Sapiens

By Yuval Noah Harari,

Book cover of Sapiens: A Brief History of Humankind

Book description

100,000 years ago, at least six human species inhabited the earth. Today there is just one. Us. Homo sapiens. How did our species succeed in the battle for dominance? Why did our foraging ancestors come together to create cities and kingdoms? How did we come to believe in gods, nations…


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Why read it?

9 authors picked Sapiens as one of their favorite books. Why do they recommend it?

Sapiens has become a modern classic and it is easy to see why. Ambitious, lucid, and fascinating, it is a wonderful piece of communication and scholarship. While nuggets of historical knowledge and analysis appear on page after page, what left the biggest impression on me was this is a book which beautifully illustrates the importance of keeping an eye on the bigger picture. It is too easy to get stuck in the minutiae of life and events. Harari teaches us the importance of lifting out and keeping a sense of perspective. In addition to helping us better understand what it…

From Anne and Paul's list on making a difference in public relations.

What sounded like an interesting book on history felt like a field guide to understanding humans, in all our truly senseless but seemingly normal behavior. I love how this book explains the way we got to where we are, for better and for worse, which may point to where we are going. I was captivated throughout, and the second chapter, “The Tree of Knowledge,” set the stage by simultaneously blowing my mind and explaining humankind through our unique capacity for imagination; our fictions. The stories we tell. The ideas and cultures and gods we create. They drive everything, from how…

When reading about history, we often get lost in the fine details of the historical events, and in doing so we lose the sense of realizing the bigger picture and the common trends which are by far the best indicators of where our civilization is moving toward. They are also the key to having an intuitive understanding of our social and collective nature. Yuval Noah Harari does this perfectly by using a coherent, well-connected, and simple presentation of humankind’s history.

From Mahmoud's list on to understand humanity and the universe.

I wanted to dislike this book – a historian writing about human pre-history and evolution? And selling millions of copies? Scandalous! But when I got over myself, downloaded the audiobook, and set off on a long run, I was as enthralled as so many other readers. This very long audiobook motivated me to run and really got my training miles going in the right direction.

In areas I know a lot about, I found myself irritated by the quick and glossy treatment. But then I appreciated that in areas I knew less about the level of detail was just enough…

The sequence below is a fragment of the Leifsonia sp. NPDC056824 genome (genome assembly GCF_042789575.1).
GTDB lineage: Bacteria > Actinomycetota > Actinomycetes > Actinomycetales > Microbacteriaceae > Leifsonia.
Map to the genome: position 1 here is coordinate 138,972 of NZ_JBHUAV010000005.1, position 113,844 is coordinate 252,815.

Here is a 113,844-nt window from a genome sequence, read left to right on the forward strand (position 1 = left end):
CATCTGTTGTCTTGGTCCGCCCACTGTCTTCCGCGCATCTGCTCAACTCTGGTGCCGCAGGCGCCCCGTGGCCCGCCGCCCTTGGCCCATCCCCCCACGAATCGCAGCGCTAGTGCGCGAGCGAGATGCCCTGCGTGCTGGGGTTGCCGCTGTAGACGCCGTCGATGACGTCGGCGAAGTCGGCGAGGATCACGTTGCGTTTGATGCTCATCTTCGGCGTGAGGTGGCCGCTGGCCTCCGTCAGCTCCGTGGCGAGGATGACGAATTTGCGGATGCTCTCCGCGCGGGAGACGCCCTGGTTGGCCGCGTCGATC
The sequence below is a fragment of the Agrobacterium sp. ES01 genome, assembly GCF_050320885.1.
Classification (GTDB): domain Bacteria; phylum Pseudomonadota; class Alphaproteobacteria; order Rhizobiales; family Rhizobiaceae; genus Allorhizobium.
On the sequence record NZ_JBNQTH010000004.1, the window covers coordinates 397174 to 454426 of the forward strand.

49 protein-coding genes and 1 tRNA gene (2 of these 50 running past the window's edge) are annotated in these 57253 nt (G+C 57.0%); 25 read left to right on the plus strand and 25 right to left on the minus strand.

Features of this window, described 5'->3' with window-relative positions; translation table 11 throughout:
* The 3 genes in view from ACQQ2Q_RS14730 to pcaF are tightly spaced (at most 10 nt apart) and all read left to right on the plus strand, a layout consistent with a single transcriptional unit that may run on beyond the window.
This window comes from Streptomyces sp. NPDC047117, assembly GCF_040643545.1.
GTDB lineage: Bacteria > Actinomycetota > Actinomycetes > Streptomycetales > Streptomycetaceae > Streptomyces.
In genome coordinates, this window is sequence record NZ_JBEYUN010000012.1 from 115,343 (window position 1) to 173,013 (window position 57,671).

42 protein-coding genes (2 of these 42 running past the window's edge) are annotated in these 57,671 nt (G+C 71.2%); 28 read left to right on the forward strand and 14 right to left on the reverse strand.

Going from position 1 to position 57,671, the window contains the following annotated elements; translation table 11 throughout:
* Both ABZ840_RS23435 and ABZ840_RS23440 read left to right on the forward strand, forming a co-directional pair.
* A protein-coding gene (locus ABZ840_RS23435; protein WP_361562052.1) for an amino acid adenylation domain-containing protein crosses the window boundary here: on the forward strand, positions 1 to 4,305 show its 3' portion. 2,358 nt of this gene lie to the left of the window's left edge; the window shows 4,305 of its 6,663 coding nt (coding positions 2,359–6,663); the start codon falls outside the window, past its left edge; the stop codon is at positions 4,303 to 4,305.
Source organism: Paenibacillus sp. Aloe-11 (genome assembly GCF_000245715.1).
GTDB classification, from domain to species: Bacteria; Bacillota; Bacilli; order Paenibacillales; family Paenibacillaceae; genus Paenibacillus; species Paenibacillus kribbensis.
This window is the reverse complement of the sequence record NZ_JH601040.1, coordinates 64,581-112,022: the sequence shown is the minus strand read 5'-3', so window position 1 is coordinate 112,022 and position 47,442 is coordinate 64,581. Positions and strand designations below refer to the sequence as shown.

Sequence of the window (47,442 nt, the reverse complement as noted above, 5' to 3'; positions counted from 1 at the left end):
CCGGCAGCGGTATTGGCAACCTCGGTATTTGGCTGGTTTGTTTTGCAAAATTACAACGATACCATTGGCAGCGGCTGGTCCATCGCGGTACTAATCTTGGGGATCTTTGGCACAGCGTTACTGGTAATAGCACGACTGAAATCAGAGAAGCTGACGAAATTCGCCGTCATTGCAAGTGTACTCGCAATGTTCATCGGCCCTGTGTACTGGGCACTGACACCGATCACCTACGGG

This is the most extraordinary repackaging of what we know of our shared history. It helps us understand the journey we have made from cave paintings to the driverless car, and the ingenuity and creativity that we must marshall once again if we are to ensure that the tech works for us, not the other way round. It is humbling and uplifting.

From Tom's list on navigating an unstable world.

Sapiens blew my brain, as I believe it did the brains of many millions of readers all over the world. I’m aware some scholars disagree with Harari’s theories, but I’m no scholar and I found them riveting. In fact, Harari really did open my eyes to a great many things that made a great deal of sense to me. I have also read the following two books of his trilogy – Homo Deus: A Brief History of Tomorrow and 21 Lessons for the 21st Century – which I found equally compelling, although rather bleak in the final prognosis. However,…

From Judy's list on embrace show business and history.

Brilliant, brilliant, brilliant! Every page captivated me with simple, accurate yet entertaining explanations of why we ended up doing what we do and being who we are. Starting 70,000 years ago the book reconsiders through biology, psychology, and history all the milestones that brought our species to today. It even considers what we should do now for a better future. This book is to understanding Homo Sapiens what A Brief History Of Time is to understanding the universe!

If we are ever to truly know ourselves as human beings, we need to understand where human beings came from. This eye-opening book takes you on a journey from the very beginnings of human culture to the challenges and opportunities of today, in a 30,000-foot view of what we do, why we do it, and how we can do it better.

From Keith's list on help us know ourselves.

This is a brilliant and transformative book about the imaginary social components that constitute a worldview. I suppose you could quibble about the archaeological choices he made to illustrate his points, or disagree with a certain nuance of his interpretation on early theories on the evolution of our species, but that would be missing the point. This is a work of depth and understanding that should change your outlook on culture in general, and the internalized assumptions of own culture specifically, by placing it within a greater context of humanity and social evolution. I know it is a cliche, but…

From Stephen's list on big ideas in world history.

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